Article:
Firefighters are bracing for more dangerous conditions in coming days, as the entire Australian continent is projected to be in a rain void of sorts, with just a few showers occurring over Tasmania during the next 10 days.
Tuesday featured more than 15 “emergency warnings” from the New South Wales Rural Fire Service, which included the dire and direct wording of “It is too late to leave. ... Seek shelter as the fire approaches.”
More than 600 schools across New South Wales were closed, and several were evacuated because of the bush fire danger. Strong winds out of the northwest and a hot, bone-dry air mass catapulted fire danger to “catastrophic” risk level, its highest-ever, for the Sydney-metropolitan area. Late in the day, southerly winds, accompanied by 50-mph gusts, blasted northward, surging through Sydney at about 7 p.m. local time, rapidly dropping temperatures but playing havoc with firefighting efforts by shifting the direction of fire spread for the dozens of blazes already burning.
A large fire threatened homes on Tuesday afternoon in the community of Turramurra, 11 miles from downtown Sydney.
According to an Associated Press tally, more than 3,800 square miles of forest and farmland have already burned across New South Wales so far this unruly and angry fire season, more than three times the amount that burned during all of last season.
According to RFS Commissioner Shane Fitzsimmons, New South Wales is gearing up for more dire fire weather from Friday into the weekend, and outlooks call for hot and dry weather next week, as well. It’s unlikely that ongoing fires will be extinguished before the return of perilous fire weather conditions again. For example, one fire west of Coffs Harbour, on the North Coast, was 370,658 acres in size as of Tuesday evening local time and not yet contained.
“You can guarantee we’re not going to be able to get around all of these fires before the next wave of bad weather,” Fitzimmons said.
“Unfortunately there’s no meaningful reprieve. There’s no rainfall in this change, and we’re going to continue to have warm dry conditions dominating in the days and weeks ahead.”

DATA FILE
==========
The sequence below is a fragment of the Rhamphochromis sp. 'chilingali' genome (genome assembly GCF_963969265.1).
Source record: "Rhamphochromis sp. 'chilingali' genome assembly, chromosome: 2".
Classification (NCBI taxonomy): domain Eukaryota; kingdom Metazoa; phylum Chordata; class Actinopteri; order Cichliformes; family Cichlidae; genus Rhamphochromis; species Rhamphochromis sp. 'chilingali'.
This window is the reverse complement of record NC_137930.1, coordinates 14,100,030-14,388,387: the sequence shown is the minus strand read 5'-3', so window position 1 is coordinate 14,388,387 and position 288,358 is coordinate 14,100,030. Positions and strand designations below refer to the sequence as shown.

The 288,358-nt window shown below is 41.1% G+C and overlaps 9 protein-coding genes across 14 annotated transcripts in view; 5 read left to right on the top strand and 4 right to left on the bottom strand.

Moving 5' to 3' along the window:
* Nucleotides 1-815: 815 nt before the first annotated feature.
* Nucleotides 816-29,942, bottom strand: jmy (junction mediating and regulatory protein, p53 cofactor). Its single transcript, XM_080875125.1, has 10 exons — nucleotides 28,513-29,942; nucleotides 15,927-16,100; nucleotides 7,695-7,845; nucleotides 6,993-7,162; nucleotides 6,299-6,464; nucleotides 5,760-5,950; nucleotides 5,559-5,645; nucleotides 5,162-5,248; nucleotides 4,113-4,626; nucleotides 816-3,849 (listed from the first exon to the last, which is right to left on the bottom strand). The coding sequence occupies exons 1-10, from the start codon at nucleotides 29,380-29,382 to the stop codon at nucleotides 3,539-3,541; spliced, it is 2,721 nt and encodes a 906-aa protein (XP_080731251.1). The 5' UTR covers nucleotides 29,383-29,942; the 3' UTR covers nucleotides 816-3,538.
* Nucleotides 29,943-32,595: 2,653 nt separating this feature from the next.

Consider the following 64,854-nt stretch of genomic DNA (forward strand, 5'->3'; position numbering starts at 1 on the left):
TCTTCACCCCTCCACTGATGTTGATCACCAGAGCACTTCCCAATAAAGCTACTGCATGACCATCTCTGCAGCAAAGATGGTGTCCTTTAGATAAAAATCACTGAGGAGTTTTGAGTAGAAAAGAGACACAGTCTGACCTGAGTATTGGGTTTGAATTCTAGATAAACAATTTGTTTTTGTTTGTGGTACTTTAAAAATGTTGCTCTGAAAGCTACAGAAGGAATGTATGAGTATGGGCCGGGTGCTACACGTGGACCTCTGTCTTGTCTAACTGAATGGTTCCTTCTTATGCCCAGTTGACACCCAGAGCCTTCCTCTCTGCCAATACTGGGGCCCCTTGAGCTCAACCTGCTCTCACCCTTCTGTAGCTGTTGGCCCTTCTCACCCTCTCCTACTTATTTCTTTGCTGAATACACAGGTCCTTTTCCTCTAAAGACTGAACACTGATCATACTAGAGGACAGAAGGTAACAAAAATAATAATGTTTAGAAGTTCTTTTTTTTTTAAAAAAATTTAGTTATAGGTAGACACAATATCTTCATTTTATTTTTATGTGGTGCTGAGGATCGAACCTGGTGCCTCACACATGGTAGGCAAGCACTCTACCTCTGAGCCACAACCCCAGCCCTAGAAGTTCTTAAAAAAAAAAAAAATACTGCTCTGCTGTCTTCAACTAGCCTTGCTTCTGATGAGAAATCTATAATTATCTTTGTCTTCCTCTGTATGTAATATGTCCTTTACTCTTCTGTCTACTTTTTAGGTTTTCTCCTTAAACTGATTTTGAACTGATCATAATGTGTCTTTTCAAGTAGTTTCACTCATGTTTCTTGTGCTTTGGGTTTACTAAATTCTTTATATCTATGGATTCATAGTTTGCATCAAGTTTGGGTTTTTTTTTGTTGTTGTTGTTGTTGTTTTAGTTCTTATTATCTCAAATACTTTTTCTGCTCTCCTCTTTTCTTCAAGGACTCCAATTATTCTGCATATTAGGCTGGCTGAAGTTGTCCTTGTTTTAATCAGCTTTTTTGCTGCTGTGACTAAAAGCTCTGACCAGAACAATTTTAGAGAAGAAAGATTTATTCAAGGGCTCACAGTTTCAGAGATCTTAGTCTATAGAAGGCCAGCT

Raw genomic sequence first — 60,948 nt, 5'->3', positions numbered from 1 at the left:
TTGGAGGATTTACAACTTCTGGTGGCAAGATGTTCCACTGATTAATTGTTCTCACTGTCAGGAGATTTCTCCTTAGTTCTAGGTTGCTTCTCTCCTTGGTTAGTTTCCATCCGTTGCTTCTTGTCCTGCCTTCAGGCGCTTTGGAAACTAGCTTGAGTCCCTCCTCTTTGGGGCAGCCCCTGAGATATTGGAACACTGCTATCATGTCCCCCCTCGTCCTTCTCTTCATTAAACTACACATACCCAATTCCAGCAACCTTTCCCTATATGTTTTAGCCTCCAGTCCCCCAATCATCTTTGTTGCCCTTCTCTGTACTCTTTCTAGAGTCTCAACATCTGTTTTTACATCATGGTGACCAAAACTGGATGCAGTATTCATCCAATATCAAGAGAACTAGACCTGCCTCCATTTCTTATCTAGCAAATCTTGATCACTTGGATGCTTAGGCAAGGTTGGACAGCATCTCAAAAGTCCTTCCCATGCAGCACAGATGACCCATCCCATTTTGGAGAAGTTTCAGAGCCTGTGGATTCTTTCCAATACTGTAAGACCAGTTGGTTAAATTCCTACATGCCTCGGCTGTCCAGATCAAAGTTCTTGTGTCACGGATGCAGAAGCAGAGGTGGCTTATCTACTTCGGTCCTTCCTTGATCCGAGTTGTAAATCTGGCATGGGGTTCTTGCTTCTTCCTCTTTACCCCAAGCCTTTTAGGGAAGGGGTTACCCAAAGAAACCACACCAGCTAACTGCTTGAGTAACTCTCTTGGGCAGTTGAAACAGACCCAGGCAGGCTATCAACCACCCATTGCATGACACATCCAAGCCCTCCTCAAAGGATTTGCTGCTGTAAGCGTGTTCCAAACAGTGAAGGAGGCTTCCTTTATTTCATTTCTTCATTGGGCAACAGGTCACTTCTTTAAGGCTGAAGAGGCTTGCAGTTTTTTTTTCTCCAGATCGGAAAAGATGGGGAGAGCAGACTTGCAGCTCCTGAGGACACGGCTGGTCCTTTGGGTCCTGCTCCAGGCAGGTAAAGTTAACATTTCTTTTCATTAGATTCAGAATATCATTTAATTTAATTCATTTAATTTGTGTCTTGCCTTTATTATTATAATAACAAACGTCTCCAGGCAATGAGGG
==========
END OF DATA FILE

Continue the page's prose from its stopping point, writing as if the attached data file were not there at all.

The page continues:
Fitzimmons issued a warning for the longer-term, as well, according to the Guardian.
“The real challenge is we have an enormous amount of country that is still alight," Fitzsimmons said. “They won’t have this out for days, weeks, months. Unfortunately the forecast is nothing but above-average temperatures and below-average rainfall over the next few months and we’ve still got summer around the corner.”
Computer models show a huge precipitation hole over Australia for at least the next 10 days, which is unusual. Little to no rain was recorded nationwide on Nov. 11.
Climate change: A political blame game
Climate change has long been a fault line in Australian politics, with several recent national elections hinging in part on the climate proposals of each major candidate. Current Prime Minister Scott Morrison has advocated for more coal development and has expressed skepticism about the severity of human-caused global warming, arguing that coal mining creates jobs. Most controversially, he has pushed forward with efforts to construct the Adani Mine in Queensland, which scientists have warned could pollute the imperiled Great Barrier Reef.
Many on social media denounced Morrison’s pro-coal stance, given the grave bush fire situation, citing the scientific evidence showing that climate change is already worsening the country’s bush fire problem.
On Tuesday, Sen. Jordon Steele-John, of the Green Party, blamed the major political parties, including Morrison, for not doing enough to reduce emissions of planet-warming greenhouse gases. Australia is a leading producer of coal and has one of the highest carbon emissions per capita of any nation in the world.
“You are no better than a bunch of arsonists — borderline arsonists, and you should be ashamed,” Steele-John said, according to the Sydney Morning Herald. “Your selfishness and your ignorance have known no bounds for decades, and now our communities are paying the price.”